The Clinical Reaction in Vivax Malaria as Influenced by the Consecutive Employment of Infectious Mosquitoes

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  • Station for Malaria Research, Tallahassee, Florida
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The problem of sporozoite dosage as a factor in determining the duration of the incubation period and clinical attack with vivax malaria is of considerable interest. Its exact solution awaits the discovery of a satisfactory menstruum for the suspension and dilution of sporozoites mechanically removed from the salivary glands. We have already presented some data bearing on this subject (1, 2), and consider that the highly confirmatory character of the present supplemental material justifies its submission.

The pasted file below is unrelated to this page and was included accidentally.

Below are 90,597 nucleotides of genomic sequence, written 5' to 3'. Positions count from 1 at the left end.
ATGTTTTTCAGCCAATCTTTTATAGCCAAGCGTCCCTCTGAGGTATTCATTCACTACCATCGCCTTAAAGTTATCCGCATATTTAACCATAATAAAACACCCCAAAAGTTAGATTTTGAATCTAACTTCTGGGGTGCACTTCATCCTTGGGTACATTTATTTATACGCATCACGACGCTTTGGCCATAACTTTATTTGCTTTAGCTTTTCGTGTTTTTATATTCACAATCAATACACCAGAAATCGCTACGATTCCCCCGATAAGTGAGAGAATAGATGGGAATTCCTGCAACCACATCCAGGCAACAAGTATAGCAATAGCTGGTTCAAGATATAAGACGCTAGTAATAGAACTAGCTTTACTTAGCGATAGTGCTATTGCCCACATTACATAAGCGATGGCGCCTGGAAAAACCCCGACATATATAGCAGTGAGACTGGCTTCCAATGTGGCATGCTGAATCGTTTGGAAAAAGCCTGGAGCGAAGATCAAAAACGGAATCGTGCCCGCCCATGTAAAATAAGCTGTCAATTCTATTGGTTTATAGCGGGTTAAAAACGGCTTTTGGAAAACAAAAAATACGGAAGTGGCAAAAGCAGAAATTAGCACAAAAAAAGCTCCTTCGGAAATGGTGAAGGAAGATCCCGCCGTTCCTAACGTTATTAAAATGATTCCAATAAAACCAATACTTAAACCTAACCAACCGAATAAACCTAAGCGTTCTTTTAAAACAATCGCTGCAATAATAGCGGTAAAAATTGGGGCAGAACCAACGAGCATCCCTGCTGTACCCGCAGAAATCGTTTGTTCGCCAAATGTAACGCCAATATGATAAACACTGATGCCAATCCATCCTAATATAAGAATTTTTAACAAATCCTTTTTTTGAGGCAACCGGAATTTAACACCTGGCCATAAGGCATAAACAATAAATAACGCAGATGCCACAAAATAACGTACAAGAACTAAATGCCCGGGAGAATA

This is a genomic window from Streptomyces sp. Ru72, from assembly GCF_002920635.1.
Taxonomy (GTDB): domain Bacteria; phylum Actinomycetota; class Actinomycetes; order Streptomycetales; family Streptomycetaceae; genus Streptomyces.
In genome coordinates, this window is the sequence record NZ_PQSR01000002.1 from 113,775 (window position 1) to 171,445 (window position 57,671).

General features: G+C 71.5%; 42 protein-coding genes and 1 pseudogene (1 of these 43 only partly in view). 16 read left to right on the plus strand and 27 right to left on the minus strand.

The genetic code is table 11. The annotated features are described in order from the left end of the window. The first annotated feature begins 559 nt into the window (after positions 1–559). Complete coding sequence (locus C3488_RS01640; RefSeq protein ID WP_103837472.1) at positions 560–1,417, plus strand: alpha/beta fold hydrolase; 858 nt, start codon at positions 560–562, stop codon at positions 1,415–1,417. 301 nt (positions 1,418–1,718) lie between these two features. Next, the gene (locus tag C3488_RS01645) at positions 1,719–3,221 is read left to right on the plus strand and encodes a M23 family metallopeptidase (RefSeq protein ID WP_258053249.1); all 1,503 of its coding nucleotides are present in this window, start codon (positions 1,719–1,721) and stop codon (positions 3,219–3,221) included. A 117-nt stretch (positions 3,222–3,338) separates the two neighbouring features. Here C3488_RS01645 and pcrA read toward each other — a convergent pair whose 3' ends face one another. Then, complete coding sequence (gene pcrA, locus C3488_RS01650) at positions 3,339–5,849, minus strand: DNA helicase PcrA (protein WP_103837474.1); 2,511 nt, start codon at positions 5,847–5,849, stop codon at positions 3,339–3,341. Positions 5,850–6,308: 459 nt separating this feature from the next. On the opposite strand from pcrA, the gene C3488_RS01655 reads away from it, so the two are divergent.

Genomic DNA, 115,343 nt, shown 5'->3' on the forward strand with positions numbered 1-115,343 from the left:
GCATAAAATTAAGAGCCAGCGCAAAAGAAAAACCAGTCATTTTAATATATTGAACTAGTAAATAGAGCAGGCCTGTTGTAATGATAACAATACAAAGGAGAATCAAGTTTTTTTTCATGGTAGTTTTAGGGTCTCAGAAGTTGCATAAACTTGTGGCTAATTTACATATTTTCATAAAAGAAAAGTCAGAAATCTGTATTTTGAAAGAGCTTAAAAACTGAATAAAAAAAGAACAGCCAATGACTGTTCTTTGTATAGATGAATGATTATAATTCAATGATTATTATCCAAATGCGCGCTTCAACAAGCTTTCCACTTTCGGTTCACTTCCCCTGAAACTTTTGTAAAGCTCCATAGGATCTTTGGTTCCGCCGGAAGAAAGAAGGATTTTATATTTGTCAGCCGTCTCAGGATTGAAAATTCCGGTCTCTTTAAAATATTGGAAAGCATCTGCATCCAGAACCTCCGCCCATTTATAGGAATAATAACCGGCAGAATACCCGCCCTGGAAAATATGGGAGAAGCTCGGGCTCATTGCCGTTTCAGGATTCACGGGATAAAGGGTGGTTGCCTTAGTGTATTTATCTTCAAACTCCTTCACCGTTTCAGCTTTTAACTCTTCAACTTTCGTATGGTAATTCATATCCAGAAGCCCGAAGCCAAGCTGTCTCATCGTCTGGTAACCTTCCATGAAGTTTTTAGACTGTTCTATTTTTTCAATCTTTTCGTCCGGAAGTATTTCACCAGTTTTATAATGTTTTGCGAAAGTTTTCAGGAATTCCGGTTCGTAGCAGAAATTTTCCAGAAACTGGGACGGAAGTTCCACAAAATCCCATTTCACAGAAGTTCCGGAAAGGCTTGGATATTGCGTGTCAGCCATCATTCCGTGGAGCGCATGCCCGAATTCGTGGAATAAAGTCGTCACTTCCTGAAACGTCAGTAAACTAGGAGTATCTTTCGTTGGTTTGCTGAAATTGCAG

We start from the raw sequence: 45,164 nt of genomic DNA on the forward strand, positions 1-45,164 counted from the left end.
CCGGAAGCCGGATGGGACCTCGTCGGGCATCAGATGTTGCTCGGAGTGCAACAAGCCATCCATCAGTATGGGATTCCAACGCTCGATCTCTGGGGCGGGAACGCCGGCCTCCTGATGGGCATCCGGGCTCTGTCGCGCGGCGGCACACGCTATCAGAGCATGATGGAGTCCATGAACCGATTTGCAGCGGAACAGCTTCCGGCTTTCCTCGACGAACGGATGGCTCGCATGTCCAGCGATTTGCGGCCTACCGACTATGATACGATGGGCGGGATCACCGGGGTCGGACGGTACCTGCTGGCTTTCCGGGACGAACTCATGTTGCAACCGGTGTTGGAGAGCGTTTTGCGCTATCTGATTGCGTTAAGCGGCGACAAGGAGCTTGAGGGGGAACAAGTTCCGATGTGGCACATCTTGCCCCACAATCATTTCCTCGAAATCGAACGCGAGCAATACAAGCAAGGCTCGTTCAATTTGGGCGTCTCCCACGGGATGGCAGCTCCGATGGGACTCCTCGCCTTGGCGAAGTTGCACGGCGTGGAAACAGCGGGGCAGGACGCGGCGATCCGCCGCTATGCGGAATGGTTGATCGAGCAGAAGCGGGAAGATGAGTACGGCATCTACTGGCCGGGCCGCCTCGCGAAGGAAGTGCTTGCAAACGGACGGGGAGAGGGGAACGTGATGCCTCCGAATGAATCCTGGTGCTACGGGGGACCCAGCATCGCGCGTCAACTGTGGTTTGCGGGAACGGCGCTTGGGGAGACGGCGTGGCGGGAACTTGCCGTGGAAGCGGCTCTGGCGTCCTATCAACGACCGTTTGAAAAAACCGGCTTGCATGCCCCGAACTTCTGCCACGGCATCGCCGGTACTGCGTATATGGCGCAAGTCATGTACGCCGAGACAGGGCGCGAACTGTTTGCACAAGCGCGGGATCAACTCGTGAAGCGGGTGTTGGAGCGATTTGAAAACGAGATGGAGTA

It may reasonably be inferred that, if mosquitoes are consecutively applied to several subjects, without a replenishment of their supply of sporozoites, the numbers in their glands will gradually be depleted, and the last patient to whom they are applied will be inoculated with a much smaller number of sporozoites than was received by the first patient.

On different occasions, in connection with the performance of immunity observations (usually heterologous), we have applied various lots of mosquitoes in a consecutive manner, in order to demonstrate that the patient whose immunity was being tested actually received an infectious dose of sporozoites.